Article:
Healing Soups series…let’s step back to Stock.

Can’t believe I started a Healing Soups series without first writing about Stock…aka, meat stock…bone broth. Maybe it’s because I am immersed in stock right now, (not literally, don’t worry!) I am making stock like crazy for a little boy who has had the flu, and for the rest of us who want to stay well…I am teaching a Making Stock GAPS ™ Style tomorrow morning in Westminster, CO, and I am readying for my stock class which I will be teaching at the Fourfold Path to Healing Conference in Baltimore one week from today. So…….I thought I’d share with you an article I wrote for Edible Chesapeake Magazine, which was published in November 2009. It appeared under the Cooking Fresh heading. Unfortunately for those in the Chesapeake Bay watershed area, Edible Chesapeake folded a few months later.  Here’s the article. I hope you enjoy it!

Stay tuned for tomorrow’s Healing Soup. hmmmm…..wonder what it will be?! 😉

Nutrient-Dense Stock…the Foundation of all Great Soup

By Monica Corrado

Mmm…mmm, there is nothing like a bowl of homemade soup when the weather starts to chill, and there is nothing better than soup made with homemade stock. Stock made well is a nutrient-dense elixir that gives a great bang for your nutritional buck: It is high in calcium and other minerals your body needs that are easily absorbed, it can reduce the amount of protein you eat, and the gelatin has been known to help heal many digestive and other disorders, including anemia, diabetes, colitis, rheumatoid arthritis and even cancer1. Gelatinous stock is liquid nutrition for lactating mothers, menopausal women and children, whose bones are growing. It is also a perfect first food for infants.

As in all things, the quality of in the raw ingredients determines the quality of the final product. Bones from a grass-fed producer is the key to a rich, gelatinous stock. Bones from cows raised on feed-lots and chickens raised in cages just do not gel. You will need two types of bones for your stock: what I like to call “boney” bones, like marrow and knuckle bones; and “meaty bones,” such as chuck ribs or neck bones. Boney bones yield gelatin and minerals, while meaty bones will ensure rich color and flavor.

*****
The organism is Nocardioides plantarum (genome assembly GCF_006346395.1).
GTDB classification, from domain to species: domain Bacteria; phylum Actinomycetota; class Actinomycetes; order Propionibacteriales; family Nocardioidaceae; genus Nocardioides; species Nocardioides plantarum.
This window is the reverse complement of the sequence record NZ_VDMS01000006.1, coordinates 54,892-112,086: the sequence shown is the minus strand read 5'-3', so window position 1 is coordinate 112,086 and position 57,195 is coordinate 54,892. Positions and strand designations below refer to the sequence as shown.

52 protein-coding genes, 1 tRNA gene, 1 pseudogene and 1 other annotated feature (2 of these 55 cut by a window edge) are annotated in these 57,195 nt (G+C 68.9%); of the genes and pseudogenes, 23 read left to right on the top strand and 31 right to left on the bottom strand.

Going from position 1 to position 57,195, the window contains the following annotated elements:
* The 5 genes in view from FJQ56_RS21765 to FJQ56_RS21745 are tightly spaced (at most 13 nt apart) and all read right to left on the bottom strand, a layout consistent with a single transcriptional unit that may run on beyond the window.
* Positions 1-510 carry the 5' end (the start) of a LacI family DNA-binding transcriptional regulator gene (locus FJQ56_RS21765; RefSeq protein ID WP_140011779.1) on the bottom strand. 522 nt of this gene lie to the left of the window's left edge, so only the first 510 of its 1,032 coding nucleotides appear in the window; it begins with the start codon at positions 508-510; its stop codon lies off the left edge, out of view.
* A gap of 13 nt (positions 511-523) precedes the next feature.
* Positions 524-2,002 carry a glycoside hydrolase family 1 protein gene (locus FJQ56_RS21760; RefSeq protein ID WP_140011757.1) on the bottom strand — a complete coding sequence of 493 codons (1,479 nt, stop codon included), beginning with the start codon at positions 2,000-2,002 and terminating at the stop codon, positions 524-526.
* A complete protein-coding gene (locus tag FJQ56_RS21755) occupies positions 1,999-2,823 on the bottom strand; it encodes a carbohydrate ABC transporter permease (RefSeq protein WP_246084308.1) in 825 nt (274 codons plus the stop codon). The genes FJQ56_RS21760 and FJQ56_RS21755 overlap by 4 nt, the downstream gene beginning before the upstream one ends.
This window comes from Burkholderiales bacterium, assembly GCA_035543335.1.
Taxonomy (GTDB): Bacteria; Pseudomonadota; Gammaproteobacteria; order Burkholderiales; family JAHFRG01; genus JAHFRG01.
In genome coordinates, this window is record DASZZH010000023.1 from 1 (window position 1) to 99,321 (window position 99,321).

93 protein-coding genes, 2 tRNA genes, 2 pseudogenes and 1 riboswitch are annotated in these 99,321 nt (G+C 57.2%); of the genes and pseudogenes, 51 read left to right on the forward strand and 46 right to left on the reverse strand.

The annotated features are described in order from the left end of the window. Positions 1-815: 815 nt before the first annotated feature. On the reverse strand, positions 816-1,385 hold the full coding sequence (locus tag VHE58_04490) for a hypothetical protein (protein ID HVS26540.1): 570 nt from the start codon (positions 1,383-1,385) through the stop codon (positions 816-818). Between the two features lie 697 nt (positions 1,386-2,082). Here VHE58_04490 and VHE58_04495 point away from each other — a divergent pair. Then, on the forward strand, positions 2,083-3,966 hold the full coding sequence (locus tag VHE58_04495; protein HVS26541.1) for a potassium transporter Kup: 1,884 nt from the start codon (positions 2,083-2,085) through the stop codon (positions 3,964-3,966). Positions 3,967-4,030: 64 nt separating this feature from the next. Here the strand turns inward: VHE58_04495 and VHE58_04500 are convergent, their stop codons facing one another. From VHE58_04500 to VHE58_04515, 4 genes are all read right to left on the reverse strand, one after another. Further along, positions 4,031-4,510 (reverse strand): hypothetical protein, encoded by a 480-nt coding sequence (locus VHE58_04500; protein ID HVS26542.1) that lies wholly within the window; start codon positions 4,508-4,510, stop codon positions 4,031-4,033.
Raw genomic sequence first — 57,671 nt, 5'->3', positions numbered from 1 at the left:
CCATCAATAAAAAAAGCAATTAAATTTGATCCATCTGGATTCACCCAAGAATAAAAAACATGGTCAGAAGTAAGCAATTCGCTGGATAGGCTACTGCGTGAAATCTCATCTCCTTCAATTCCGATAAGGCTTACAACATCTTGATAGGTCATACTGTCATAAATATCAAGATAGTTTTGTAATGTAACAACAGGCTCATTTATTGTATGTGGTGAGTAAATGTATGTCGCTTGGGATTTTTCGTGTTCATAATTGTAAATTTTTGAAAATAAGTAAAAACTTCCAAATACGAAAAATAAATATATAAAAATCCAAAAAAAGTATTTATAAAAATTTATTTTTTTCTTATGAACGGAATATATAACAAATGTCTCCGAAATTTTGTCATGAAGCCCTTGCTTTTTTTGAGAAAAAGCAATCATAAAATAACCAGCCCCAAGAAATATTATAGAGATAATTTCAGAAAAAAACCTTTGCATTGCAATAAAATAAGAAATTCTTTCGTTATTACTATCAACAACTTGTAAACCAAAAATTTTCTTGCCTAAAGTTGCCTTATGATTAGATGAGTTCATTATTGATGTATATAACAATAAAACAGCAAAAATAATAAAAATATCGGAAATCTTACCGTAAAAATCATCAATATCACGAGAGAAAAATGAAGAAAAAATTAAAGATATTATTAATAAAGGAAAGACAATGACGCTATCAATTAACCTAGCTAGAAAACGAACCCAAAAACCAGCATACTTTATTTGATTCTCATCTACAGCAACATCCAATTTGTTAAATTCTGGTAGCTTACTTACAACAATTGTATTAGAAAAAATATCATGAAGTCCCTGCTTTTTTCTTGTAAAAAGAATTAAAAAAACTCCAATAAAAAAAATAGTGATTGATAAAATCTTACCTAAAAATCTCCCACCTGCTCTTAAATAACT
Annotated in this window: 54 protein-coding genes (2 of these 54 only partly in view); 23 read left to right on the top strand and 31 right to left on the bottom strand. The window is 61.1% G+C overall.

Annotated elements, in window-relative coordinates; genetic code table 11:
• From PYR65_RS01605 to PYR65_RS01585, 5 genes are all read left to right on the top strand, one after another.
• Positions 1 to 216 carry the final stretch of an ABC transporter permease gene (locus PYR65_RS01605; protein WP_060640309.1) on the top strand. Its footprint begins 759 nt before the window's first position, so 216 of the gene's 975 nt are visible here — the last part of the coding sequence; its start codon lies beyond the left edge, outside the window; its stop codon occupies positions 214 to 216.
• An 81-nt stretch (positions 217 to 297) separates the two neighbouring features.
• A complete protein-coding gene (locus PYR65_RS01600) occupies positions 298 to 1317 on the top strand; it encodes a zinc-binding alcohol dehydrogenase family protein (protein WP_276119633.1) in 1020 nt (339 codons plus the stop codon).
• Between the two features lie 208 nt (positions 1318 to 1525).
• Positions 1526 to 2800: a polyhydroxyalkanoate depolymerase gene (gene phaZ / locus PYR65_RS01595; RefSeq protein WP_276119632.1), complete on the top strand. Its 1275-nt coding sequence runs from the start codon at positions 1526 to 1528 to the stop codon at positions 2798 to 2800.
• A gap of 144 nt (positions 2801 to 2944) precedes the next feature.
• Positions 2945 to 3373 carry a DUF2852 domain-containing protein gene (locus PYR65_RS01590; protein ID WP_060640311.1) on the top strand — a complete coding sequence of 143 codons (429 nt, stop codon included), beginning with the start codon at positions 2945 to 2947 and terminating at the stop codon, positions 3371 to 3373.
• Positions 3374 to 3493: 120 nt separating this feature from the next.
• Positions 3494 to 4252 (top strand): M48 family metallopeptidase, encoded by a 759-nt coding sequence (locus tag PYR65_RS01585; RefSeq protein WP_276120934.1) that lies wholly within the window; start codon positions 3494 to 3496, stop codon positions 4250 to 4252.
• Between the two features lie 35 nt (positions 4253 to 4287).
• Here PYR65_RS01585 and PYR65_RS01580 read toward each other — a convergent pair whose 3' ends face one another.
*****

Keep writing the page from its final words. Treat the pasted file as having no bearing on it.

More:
Next, the vegetables. Again, source counts. In these days of depleted soil, even organic vegetables can be low in minerals. Look for vegetables from farmers who add vital nutrients back into the soil, such as biodynamic farmers. If you can’t get biodynamic, grow your own, or go to a farmers market for fresh, local produce. Check with the farmer to find out what he or she is doing to help heal the earth.

1  For more information about the use of gelatin to heal the digestive tract and other disorders, see Gut and Psychology Syndrome: Natural Treatment for Autism, Dyspraxia, ADD, ADHD, Dyslexia, Depression and Schizophrenia, by Natasha Campbell-McBride, MD; “Why Broth is Beautiful,” in Wise Traditions in Food, Farming and the Healing Arts, Spring 2003, by Kaayla T. Daniel, MS CCN; Gelatin in Nutrition and Medicine, by N.R. Gotthoffer; Hydrophilic Colloid Diet, by F.M. Pottenger, MD; Restoring Your Digestive Health: How the Guts and Glory Program Can Transform Your Life, by Jordan Rubin, NMD and Joseph Brasco; and the Weston A. Price Foundation at www.westonaprice.org.


the pot ready to roll

A pot of beef stock, ready to "roll"!

Beef Stock

about 4 pounds boney bones, marrow or knuckle bones

about 3 pounds meaty bones, chuck ribs or neck bones

4 quarts pure water

3 celery ribs, coarsely chopped

3 carrots, coarsely chopped

3 onions, coarsely chopped

¼ cup raw vinegar, such as apple cider vinegar